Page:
Subscription-based meditation app Liberate is designed specifically for the Black community. Members will have access to over 240 meditations, talks, and gatherings for the community. It's $10/month, or $6/month if you pay annually. There is also financial assistance available.
Co-founded by educator, former doula, and author Erica Chidi, Loom is a platform for sexual and reproductive well-being. The organization provides education so you can make empowered choices about your health. For example, its pregnancy-and-postpartum program gives information on birth preferences; negotiation skills for your doctor, midwife, or doula; advice on what to buy or borrow to feel prepared before and after birth; sleep hygiene strategies for you and your baby; and more.
Founded by Rachel Cargle, The Loveland Foundation works to "bring opportunity and healing to communities of color, and especially to Black women and girls." The organization's Loveland Therapy Fund provides financial assistance to Black women and girls seeking therapy. It also partnered with organizations like Therapy for Black Girls, National Queer & Trans Therapists of Color Network, and Talkspace so that Loveland Therapy Fund recipients can have access to a comprehensive list of mental health professionals.
Melanin & Mental Health provides an extensive directory for people of color to find experts and clinicians. The organization also offers free resources and events. There's also a podcast, Between Sessions, featuring two therapists who are looking to "change the face of therapy" and talk about present mental health issues.
Founded by Tricia Hersey, The Nap Ministry promotes exactly what its name says: the healing and liberating power of naps (and rest, in general). The organization facilitates and curates immersive workshops and performance art to do just that.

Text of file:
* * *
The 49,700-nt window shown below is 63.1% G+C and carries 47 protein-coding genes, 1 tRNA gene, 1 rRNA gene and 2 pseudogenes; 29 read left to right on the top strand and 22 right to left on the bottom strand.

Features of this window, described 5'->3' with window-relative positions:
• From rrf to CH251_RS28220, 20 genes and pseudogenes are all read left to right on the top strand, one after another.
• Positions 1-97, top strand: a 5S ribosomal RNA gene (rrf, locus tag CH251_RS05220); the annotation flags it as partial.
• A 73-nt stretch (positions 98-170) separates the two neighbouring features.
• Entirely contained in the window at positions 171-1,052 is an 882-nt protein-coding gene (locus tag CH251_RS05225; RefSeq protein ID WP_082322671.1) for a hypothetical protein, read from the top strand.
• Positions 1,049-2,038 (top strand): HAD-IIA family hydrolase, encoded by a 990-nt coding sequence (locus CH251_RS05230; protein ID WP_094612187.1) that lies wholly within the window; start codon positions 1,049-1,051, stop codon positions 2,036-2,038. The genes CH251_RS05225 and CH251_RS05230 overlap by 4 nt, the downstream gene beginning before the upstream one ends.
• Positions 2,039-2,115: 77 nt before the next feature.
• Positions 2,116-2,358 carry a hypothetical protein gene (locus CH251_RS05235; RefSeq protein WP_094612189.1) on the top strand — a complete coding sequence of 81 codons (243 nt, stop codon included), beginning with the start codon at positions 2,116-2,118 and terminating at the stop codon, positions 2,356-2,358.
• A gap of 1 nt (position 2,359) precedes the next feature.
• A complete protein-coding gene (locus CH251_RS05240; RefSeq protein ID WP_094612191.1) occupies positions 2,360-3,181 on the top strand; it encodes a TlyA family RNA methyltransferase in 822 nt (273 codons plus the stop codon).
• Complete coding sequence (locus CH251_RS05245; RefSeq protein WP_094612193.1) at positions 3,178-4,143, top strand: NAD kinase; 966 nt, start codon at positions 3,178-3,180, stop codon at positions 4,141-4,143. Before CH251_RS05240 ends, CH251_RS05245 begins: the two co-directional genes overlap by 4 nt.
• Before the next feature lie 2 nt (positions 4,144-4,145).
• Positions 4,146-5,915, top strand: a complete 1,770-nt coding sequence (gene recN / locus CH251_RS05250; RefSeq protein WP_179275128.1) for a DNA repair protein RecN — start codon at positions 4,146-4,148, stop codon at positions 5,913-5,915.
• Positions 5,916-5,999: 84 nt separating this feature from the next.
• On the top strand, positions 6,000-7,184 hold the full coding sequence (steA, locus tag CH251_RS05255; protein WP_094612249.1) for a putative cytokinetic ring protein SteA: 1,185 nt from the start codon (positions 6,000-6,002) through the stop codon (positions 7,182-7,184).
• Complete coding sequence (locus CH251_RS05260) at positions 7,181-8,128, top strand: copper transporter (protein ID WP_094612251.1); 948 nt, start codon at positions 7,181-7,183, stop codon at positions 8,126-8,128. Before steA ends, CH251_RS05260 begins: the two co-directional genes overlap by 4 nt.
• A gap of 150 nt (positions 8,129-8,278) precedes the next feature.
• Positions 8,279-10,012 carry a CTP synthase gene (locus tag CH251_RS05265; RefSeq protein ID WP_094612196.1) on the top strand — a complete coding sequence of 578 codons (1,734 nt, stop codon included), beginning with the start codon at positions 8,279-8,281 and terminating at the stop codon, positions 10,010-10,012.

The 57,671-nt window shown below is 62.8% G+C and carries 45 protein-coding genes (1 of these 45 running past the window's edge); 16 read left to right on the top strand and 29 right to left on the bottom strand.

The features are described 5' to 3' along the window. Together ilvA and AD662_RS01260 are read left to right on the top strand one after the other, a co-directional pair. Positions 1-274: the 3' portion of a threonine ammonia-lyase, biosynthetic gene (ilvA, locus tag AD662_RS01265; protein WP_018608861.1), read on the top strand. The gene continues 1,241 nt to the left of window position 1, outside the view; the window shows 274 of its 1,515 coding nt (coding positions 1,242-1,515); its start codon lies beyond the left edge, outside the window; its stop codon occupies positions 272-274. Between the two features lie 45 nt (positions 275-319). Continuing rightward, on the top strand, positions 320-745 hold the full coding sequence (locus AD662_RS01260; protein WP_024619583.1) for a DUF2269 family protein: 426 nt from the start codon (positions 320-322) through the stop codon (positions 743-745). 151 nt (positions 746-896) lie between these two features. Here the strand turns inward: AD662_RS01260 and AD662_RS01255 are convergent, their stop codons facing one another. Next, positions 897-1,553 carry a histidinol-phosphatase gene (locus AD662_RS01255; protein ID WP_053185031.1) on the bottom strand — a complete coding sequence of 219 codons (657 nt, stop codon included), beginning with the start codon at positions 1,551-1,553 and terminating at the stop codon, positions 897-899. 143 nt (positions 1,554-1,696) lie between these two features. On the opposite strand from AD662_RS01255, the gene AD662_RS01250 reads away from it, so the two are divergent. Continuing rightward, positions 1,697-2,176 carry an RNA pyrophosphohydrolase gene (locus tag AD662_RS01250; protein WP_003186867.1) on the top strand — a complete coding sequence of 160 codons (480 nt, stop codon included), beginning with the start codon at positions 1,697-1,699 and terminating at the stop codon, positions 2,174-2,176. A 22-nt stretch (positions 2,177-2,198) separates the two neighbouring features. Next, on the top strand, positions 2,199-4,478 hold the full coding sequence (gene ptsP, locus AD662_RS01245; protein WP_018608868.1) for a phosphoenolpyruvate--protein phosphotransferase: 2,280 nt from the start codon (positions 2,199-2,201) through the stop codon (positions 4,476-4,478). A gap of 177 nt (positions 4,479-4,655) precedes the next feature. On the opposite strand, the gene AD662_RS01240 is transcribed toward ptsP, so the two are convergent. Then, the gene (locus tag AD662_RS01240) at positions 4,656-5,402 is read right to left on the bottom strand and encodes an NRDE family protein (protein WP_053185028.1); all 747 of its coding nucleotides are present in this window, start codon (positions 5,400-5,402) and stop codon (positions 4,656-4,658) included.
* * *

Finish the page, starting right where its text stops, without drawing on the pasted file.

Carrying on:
Founded by Christina M. Rice, OmNoire is a social wellness community for women of color. The organization offers events, retreats, and an online platform to connect women and help them strengthen their bodies, minds, and spirits.
Therapy for Black Girls works to make mental health topics accessible to Black women. The platform helps connect women to therapists and offers a podcast as well. Women can join Therapy for Black Girls Sister Circle, a membership space that gives you access to Q&A sessions with experts, members-only events, and the ability to connect with other community members.
Shine is an app created by two women of color—Marah Lidey and Naomi Hirabayashi—with the mission to make caring for your mental and emotional health easier. Members of the app have access to meditations, bedtime stories, and calming sounds. Plus, you'll get the opportunity to connect with the Shine community.
This article was originally published at an earlier date and has since been updated.
This article is provided for informational purposes only and is not intended to be used in the place of advice of your physician or other medical professionals. You should always consult with your doctor or healthcare provider first with any health-related questions. See our full health disclaimer here.